Everyone needs to talk about their innermost feelings involving their grief. Losing a child is definitely the "worst loss", but losing a sibling has a special grief all it’s own. Not only does the survivor lose their sibling and have to grow up faster than anyone ever should, but they lose their parents in a way also because they are so overwhelmed with grief themselves. Each sibling surveyed has a special place where they get the most support. The most common answer was other surviving siblings, people who had been through the same thing and could truly understand, mostly online. This is like heart to heart counseling, talking to someone who has had the same tragic loss and some of the same experiences. Parents, other close friends, husbands/boyfriends, and God were also numerous answers.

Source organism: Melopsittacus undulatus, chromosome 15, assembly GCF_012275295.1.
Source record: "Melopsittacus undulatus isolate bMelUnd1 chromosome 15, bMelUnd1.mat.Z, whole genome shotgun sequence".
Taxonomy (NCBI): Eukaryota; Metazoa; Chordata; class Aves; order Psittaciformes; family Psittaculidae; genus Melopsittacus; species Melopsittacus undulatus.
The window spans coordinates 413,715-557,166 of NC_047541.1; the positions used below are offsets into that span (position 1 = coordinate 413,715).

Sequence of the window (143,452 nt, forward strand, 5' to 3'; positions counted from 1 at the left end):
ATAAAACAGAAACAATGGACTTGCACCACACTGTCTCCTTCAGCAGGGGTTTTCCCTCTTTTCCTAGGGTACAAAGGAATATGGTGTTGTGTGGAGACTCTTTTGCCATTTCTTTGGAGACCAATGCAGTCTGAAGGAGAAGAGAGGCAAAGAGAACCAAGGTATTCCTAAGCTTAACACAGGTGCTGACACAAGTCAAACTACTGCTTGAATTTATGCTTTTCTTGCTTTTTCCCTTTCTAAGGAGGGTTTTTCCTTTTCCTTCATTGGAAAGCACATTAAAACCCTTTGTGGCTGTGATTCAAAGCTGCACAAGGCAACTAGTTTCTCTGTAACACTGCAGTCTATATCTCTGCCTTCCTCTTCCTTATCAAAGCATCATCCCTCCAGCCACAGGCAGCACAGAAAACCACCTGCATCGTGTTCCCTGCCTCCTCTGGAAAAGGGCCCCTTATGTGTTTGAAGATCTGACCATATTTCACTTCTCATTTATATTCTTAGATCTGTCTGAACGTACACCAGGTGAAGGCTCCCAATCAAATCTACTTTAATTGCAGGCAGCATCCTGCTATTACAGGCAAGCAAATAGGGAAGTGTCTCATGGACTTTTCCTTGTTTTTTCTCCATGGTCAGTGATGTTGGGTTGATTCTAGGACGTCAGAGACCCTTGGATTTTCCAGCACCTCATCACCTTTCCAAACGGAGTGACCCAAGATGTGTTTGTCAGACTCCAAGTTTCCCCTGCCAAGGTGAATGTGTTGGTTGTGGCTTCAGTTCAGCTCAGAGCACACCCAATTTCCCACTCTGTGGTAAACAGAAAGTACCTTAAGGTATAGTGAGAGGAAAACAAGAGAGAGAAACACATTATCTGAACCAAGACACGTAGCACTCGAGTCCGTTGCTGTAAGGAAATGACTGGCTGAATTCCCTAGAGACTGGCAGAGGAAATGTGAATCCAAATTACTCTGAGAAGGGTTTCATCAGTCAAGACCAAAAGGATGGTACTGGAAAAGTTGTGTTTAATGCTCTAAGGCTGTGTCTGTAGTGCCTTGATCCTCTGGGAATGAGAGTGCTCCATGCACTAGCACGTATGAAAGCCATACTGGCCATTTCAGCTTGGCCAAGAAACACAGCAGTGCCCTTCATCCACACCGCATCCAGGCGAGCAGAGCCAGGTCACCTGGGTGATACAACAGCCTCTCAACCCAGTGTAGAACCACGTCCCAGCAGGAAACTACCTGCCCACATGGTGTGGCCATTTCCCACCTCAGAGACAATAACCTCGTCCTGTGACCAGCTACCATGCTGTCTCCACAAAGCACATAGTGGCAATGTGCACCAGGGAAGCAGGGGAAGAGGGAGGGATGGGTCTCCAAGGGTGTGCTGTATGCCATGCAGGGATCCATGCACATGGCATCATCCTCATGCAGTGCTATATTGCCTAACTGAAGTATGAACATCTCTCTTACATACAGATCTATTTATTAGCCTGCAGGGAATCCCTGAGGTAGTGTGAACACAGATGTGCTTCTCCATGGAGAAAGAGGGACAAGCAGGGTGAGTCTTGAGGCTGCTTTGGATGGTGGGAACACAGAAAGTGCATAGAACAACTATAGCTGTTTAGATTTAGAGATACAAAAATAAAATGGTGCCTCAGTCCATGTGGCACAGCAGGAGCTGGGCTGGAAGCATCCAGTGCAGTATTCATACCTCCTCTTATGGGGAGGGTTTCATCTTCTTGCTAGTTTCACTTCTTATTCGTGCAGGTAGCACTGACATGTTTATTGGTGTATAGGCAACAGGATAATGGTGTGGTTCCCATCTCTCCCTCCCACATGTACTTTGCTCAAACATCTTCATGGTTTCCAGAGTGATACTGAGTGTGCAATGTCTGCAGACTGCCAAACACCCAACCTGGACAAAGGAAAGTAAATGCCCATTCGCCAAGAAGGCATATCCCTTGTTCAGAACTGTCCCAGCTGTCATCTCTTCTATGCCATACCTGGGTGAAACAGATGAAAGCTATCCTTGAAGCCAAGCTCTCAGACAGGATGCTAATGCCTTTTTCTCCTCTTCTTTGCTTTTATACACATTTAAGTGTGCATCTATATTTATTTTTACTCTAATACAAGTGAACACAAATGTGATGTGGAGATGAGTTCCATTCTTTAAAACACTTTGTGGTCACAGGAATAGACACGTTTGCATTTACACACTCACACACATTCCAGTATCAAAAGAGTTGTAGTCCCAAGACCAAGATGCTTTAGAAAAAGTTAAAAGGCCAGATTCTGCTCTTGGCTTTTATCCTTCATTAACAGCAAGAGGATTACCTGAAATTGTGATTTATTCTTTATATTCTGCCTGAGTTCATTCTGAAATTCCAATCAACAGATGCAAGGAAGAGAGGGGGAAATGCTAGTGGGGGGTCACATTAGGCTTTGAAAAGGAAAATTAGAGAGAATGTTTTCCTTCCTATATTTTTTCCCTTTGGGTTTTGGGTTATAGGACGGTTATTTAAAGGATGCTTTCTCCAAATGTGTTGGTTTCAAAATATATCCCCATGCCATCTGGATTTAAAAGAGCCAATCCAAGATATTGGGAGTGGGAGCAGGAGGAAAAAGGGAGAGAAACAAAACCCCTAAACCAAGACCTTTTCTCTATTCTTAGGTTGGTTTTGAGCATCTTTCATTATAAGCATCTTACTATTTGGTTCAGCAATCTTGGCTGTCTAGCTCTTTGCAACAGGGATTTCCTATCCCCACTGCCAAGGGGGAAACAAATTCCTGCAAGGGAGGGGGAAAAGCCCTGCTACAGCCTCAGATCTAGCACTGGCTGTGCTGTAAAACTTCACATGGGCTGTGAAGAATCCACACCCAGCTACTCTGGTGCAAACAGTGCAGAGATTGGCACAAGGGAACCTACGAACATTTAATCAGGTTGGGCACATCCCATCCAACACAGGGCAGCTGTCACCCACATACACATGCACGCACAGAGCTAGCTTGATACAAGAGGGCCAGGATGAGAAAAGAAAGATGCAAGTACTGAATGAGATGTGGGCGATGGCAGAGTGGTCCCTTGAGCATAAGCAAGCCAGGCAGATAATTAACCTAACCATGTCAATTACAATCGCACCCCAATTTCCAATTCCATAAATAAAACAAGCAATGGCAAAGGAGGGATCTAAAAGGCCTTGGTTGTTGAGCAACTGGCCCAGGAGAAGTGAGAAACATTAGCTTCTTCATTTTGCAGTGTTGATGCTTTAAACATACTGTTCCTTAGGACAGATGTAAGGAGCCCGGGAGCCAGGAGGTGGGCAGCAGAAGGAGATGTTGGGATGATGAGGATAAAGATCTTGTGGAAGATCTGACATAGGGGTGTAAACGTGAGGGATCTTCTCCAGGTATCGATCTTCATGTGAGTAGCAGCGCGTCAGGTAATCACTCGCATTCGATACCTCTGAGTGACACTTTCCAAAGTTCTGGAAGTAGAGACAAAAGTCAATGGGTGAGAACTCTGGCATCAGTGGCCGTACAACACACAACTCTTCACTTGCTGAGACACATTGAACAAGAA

Professional Help: Many surviving siblings get help from professional therapy. Twenty-one of these siblings have had some sort of therapy, either group sessions, individual, or family counseling. Each of these has seen 1-4 therapists each. It’s hard for so many to find someone that they feel they can relate to and are comfortable with. They all went to therapy from a month to 2 ˝ years, and some go just when they need someone to talk to. Twelve said they felt like they were helped, that the therapist helped them see that what they were feeling was normal and let them open up about their feelings. A few others said they felt that they were helped a little bit or sometimes, and the rest said no, not at all.